A short notice in Romanian newspapers went almost unnoticed. Undeservingly. The National Council for the Study of Securitate Archives (CNSAS), the Romanian transitional justice institution, declared Andrei Marga “clean.” A philosopher by training, Marga served as Minister of Education in the Victor Ciorbea, Radu Vasile and Mugur Isarescu cabinets (1997-2000), during which time he implemented some reforms but not enough to rid the Romanian education system of its many endemic flaws. He then became known for unceremoniously faxing in his resignation as leader of the ‘historic’ Christian Democrat Peasant Party, months after that formation was literally obliterated by the 2000 parliamentary elections. After putting such an abrupt end to his political career, Marga returned to the University of Cluj, where he acted as its eminence grise. This year Marga served as Minister of Foreign Affairs in the Victor Ponta cabinet supported by the Social Democrats, heirs to the Communist Party that persecuted the Christian Democrats from 1945 to 1989. His ministerial stint was short (May to August) but memorable, leaving behind a mess that is still to be sorted out. Today he is president of the Romanian Cultural Institute, where he single-handedly and rapidly foiled all programs designed to promote Romanian culture abroad.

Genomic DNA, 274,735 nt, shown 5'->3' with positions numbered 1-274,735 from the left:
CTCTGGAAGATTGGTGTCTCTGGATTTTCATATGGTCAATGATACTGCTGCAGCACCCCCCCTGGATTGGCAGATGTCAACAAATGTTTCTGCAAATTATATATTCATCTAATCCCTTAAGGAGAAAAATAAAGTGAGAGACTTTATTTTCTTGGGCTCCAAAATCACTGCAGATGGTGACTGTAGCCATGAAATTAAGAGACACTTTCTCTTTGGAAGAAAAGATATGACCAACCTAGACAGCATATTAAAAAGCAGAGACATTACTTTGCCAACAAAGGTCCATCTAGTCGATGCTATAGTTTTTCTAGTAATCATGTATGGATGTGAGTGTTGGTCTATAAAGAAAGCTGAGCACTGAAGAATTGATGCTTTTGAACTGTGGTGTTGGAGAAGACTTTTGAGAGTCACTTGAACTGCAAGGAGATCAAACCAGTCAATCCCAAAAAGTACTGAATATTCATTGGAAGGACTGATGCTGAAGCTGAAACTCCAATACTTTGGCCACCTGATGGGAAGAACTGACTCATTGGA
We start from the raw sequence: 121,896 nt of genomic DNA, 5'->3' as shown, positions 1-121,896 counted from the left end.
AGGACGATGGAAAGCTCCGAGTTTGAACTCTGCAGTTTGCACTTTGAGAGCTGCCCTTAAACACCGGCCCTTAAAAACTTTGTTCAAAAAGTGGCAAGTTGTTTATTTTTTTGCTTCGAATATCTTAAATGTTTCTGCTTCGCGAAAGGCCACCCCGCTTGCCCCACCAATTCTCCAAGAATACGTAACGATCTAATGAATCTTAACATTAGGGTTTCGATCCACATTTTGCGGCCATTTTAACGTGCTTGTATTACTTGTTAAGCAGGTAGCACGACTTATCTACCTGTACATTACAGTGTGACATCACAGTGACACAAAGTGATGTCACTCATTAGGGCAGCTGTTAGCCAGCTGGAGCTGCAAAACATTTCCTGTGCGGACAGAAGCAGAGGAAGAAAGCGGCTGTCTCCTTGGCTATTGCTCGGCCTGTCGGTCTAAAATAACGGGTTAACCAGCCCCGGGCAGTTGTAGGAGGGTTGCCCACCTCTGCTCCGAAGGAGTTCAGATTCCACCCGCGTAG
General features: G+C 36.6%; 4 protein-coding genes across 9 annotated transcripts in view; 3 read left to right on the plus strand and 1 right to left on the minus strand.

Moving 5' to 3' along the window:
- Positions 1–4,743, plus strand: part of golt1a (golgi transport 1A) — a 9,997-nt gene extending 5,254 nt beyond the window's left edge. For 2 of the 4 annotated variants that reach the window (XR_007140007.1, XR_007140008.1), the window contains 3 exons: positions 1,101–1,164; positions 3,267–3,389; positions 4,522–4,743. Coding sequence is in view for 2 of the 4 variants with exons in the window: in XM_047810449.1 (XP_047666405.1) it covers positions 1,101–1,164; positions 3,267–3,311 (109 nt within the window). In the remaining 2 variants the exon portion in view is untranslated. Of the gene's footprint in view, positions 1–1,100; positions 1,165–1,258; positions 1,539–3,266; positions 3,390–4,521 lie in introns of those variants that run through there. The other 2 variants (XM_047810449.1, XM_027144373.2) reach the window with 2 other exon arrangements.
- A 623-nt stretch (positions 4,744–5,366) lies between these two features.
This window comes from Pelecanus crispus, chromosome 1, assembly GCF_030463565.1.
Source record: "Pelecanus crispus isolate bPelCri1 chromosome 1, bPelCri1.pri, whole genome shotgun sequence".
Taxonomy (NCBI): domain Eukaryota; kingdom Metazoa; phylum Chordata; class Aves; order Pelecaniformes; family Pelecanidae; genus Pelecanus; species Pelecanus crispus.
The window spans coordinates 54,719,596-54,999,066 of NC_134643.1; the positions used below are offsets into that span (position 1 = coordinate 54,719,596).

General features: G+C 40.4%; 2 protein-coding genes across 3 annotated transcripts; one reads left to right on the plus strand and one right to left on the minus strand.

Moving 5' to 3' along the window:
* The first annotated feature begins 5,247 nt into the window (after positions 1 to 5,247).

According to the so-called Ticu Law of December 1999, Romanian state dignitaries and presidents of public universities must undergo vetting procedures designed to uncover their former ties to the communist secret political police, the Securitate. Even before the Ticu Law came in effect, the Democratic Convention of Romania (which appointed the Ciorbea, Vasile and Isarescu cabinets) informally vetted their candidates for elected and nominated state positions. It is thus very likely that Marga was vetted several times by now, each time being declared fit to occupy public office and represent ordinary Romanians. It is, to my knowledge, the first time when the public is offered a reason for why Marga is “clean” of any former collaboration with the Securitate. He fulfils only one of the two conditions needed for somebody to be branded a securist – he spied on others (composing, writing down with his own hand, and signing information notes on other people), but he did not promise to become a Securitate agent (by signing a collaboration pledge, although he assumed the code name ‘Horia’). In the eyes of the CNSAS and the law, Marga is clean as long as the pledge is not discovered. But the fact remains that he did what all other secret informers did – provided information secretly and knowingly to the Securitate case officer, who then archived it in Marga’s secret file.

Meanwhile, Evenimentul Zilei published the CNSAS decision in the Marga case. It is available here – an interesting reading.

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